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What’s free, feels good when


you get it, feels good when


you give it, and is worth more


than a bathtubful of cash? 


Being a good neighbor isn’t just a behavior promoted by children’s TV icon, “Mr. Rogers” (God bless his talented, caring, sweet, perceptive soul!). Being a good neighbor means helping and sharing and sometimes, being self-sacrificing. 

It’s an attitude. It’s a behavior pattern driven by your willingness to accept responsibility for more than yourself, and to be willing to act responsibly toward those around you, even when you may least want to . . . at home AND on-the-job! 

It doesn’t mean giving up your SELF for others (those are “Heroes” and Heroines” and we need only glance quickly to our young service men and women for glowing examples!). 

It doesn’t mean (necessarily) making a career of it, like so many of the wonderful helping professionals (nurses, charity and social workers, missionaries, therapists, et al) among society’s ranks. Oh, and it also doesn’t mean doing favors for others who really don’t want your favors!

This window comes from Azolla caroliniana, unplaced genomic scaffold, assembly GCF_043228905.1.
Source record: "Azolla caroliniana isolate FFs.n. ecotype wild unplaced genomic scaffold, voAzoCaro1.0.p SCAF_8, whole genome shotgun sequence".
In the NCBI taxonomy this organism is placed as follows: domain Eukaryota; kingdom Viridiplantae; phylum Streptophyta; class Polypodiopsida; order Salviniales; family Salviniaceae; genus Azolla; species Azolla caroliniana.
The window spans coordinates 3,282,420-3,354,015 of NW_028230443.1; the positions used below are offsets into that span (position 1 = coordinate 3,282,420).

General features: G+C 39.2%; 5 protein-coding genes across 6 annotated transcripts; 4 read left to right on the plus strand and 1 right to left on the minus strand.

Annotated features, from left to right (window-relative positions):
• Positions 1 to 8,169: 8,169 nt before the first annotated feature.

It DOES mean being conscious of others’ needs and helping to fill those needs whenever you can when called upon, and whenever you see the needs and are able to help, whether called upon or not. 

It’s called “pitching in.”  It’s called “stepping up to the plate.” 

     I call it “Neighborship”! 


And you know what’s really remarkable? It seldom takes more than the simple offer of a helping hand to revitalize the home or on-the-job attitude of the person or persons on the receiving end. Of course, you may have to be willing to accept a “thank you,” or handshake, or smile, as your reward. 

But, oh, isn’t that what a truly blessed event is all about anyway?

I am truly blessed to have YOU be reading this right now, and I am not even a minister!  Thank you, and please do return. Have a great day and a great night!    

If you have a good, inspiring Neighborship example to share, please post it as a comment!  or email it to me Hal@    

One comment so far

One Comment to “NEIGHBORSHIP . . .”

  1. Hal Alpiar’s Blog » Thank You!on 11 Apr 2011 at 7:29 pm

    […] You” may be the world’s most important words because –in every language and every neighborship  in every country– they make people smile […]

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